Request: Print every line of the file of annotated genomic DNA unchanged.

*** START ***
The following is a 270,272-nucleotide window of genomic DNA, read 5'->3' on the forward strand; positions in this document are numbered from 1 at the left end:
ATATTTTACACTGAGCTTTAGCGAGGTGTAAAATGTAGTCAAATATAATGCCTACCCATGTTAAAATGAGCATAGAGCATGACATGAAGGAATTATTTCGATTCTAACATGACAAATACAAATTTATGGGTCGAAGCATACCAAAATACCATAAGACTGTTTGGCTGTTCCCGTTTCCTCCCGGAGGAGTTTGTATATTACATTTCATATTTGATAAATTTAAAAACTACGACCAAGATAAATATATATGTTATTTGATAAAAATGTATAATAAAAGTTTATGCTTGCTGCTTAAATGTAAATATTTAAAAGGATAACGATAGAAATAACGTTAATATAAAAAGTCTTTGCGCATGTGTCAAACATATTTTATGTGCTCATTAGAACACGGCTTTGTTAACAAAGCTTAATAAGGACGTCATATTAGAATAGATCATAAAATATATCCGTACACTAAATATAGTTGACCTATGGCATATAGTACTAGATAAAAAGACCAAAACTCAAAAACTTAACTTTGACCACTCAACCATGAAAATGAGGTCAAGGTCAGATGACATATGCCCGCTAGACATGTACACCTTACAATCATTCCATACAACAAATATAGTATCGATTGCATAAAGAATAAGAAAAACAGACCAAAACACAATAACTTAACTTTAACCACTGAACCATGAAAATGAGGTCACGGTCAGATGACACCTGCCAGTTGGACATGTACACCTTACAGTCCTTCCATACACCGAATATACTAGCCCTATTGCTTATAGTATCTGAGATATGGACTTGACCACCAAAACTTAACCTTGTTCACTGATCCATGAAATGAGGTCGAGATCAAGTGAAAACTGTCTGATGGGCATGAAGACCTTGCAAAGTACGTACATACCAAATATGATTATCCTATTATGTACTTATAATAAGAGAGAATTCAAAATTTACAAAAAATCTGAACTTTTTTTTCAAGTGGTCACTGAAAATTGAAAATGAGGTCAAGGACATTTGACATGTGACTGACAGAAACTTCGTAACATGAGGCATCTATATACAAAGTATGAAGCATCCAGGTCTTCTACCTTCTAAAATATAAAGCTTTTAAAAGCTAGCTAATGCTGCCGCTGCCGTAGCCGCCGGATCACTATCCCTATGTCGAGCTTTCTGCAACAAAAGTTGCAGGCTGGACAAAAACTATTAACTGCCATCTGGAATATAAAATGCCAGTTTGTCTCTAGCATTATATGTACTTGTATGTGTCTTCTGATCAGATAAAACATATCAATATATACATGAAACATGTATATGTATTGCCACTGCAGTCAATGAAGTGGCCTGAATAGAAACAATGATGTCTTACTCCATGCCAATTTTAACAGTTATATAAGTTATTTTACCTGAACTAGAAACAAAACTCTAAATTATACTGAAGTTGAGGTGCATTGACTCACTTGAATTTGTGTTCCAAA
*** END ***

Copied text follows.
The following is a 270,272-nucleotide window of genomic DNA, read 5'->3' on the forward strand; positions in this document are numbered from 1 at the left end:
ATATTTTACACTGAGCTTTAGCGAGGTGTAAAATGTAGTCAAATATAATGCCTACCCATGTTAAAATGAGCATAGAGCATGACATGAAGGAATTATTTCGATTCTAACATGACAAATACAAATTTATGGGTCGAAGCATACCAAAATACCATAAGACTGTTTGGCTGTTCCCGTTTCCTCCCGGAGGAGTTTGTATATTACATTTCATATTTGATAAATTTAAAAACTACGACCAAGATAAATATATATGTTATTTGATAAAAATGTATAATAAAAGTTTATGCTTGCTGCTTAAATGTAAATATTTAAAAGGATAACGATAGAAATAACGTTAATATAAAAAGTCTTTGCGCATGTGTCAAACATATTTTATGTGCTCATTAGAACACGGCTTTGTTAACAAAGCTTAATAAGGACGTCATATTAGAATAGATCATAAAATATATCCGTACACTAAATATAGTTGACCTATGGCATATAGTACTAGATAAAAAGACCAAAACTCAAAAACTTAACTTTGACCACTCAACCATGAAAATGAGGTCAAGGTCAGATGACATATGCCCGCTAGACATGTACACCTTACAATCATTCCATACAACAAATATAGTATCGATTGCATAAAGAATAAGAAAAACAGACCAAAACACAATAACTTAACTTTAACCACTGAACCATGAAAATGAGGTCACGGTCAGATGACACCTGCCAGTTGGACATGTACACCTTACAGTCCTTCCATACACCGAATATACTAGCCCTATTGCTTATAGTATCTGAGATATGGACTTGACCACCAAAACTTAACCTTGTTCACTGATCCATGAAATGAGGTCGAGATCAAGTGAAAACTGTCTGATGGGCATGAAGACCTTGCAAAGTACGTACATACCAAATATGATTATCCTATTATGTACTTATAATAAGAGAGAATTCAAAATTTACAAAAAATCTGAACTTTTTTTTCAAGTGGTCACTGAAAATTGAAAATGAGGTCAAGGACATTTGACATGTGACTGACAGAAACTTCGTAACATGAGGCATCTATATACAAAGTATGAAGCATCCAGGTCTTCTACCTTCTAAAATATAAAGCTTTTAAAAGCTAGCTAATGCTGCCGCTGCCGTAGCCGCCGGATCACTATCCCTATGTCGAGCTTTCTGCAACAAAAGTTGCAGGCTGGACAAAAACTATTAACTGCCATCTGGAATATAAAATGCCAGTTTGTCTCTAGCATTATATGTACTTGTATGTGTCTTCTGATCAGATAAAACATATCAATATATACATGAAACATGTATATGTATTGCCACTGCAGTCAATGAAGTGGCCTGAATAGAAACAATGATGTCTTACTCCATGCCAATTTTAACAGTTATATAAGTTATTTTACCTGAACTAGAAACAAAACTCTAAATTATACTGAAGTTGAGGTGCATTGACTCACTTGAATTTGTGTTCCAAA